Atrial fibrillation (AF) is the most sustained cardiac arrhythmia with life-threatening clinical sequelae, increased mortality, and many associated complications.[1],[2] It is characterized by temporally and spatially disorganized, rapid atrial activity.[3] Various factors contribute to the development of AF like age, sex, presence of mitral valve diseases, large left atrial size, presence of myocardial substrates such as amyloid, fibrosis and myocarditis, postoperative status, and other noncardiac causes.[4],[5],[6],[7] Literature search revealed few studies associating the presence of the histopathological changes such as amyloidosis, fibrosis, and myocarditis, with the development of AF, mostly in autopsies or on endomyocardial biopsies only.[4],[7],[8],[9],[10],[11],[12] To the best of our knowledge, this is the first Indian study substantiating the arrhythmogenic potential of histological changes in cardiac atria and determining their role in the development of AF.

   Subjects and Methods Top

The current study was carried out in the Department of Pathology in collaboration with the Department of Cardio-thoracic and vascular surgery at a tertiary care hospital after obtaining approval from the Ethical Research Committee. A total of 75 adult patients who underwent open-heart surgery for cardiac bypass surgery, valve replacements, and other cardiac disorders in the department of Cardio-thoracic and Vascular Surgery were included in the study. Patients with history of systemic amyloidosis and chronic renal/hepatic diseases were excluded from the study.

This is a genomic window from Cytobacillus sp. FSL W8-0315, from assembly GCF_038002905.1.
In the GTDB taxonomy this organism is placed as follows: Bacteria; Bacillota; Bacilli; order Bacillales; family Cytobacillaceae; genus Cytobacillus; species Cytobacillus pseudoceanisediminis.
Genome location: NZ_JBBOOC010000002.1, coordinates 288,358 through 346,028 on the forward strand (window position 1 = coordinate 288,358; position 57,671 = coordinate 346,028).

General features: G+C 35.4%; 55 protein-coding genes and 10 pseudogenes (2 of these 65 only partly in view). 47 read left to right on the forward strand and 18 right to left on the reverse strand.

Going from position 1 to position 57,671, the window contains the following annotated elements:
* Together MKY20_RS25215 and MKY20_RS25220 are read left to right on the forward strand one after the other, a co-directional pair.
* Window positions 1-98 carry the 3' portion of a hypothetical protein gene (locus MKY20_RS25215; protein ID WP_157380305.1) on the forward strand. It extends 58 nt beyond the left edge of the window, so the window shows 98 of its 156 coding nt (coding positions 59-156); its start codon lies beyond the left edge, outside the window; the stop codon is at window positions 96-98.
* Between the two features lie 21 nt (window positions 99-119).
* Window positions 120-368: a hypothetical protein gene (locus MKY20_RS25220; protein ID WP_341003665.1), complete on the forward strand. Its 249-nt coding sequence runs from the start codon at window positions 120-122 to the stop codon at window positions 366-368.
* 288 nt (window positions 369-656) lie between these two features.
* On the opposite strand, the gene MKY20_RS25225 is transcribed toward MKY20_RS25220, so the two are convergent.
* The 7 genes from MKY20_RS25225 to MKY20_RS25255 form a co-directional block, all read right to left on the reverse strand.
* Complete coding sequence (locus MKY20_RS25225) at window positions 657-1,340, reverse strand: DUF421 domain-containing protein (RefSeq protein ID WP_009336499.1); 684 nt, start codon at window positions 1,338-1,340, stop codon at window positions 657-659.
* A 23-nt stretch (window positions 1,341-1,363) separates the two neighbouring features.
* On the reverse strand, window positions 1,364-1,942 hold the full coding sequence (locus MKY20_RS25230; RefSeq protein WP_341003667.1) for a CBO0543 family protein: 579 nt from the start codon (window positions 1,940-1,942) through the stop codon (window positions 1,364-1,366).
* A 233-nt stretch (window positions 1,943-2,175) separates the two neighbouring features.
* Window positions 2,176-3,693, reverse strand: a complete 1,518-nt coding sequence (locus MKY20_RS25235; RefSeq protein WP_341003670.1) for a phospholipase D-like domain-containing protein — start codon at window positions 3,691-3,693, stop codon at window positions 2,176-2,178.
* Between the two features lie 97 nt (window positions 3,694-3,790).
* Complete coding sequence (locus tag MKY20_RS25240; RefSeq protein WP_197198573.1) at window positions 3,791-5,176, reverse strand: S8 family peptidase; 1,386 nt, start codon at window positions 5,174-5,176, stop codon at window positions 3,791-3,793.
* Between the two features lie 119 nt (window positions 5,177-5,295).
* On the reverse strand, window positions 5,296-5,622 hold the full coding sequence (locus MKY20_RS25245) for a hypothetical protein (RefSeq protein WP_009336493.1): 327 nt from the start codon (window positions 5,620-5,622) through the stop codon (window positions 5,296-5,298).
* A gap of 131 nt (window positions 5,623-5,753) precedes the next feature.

A detailed history with relevant investigations was recorded. Under cardioplegia, right atrial appendages were obtained by the attending surgeon, fixed in 10% formalin and processed routinely in the histopathology laboratory. The sections were stained with hematoxylin and eosin (H&E), Masson's trichrome, and Congo red stains. The histological changes were subsequently graded and their presence was correlated with the development of AF. Myocarditis and fibrosis were studied in H&E and Masson's trichrome stained sections, respectively, by light microscopy and amyloid deposits were detected by Congo red-stained sections under a polarizing microscope. The grading of amyloidosis and fibrosis was done semiquantitatively: grade 0-absent, grade 1-mild, grade 2-moderate, and grade 3-severe deposits. Myocarditis was graded by DALLAS criteria:[13] active myocarditis [the presence of inflammatory infiltrate with necrosis and/or degeneration of adjacent myocytes, not typical of the ischemic damage] [Image 1]a, borderline myocarditis [the presence of an inflammatory infiltrate without necrosis or degeneration of adjacent myocytes] [Image 1]b, and as no myocarditis. We were unable to perform immunohistochemistry on biopsies with amyloid deposits, due to the unavailability of the reagents for transthyretin and atrial natriuretic peptide.


This proposal has been reviewed and approved by the institutional Ethical Review Committee.

Statistical analysis

We used percentages and Chi-square test for statistical analysis of the data.

   Results Top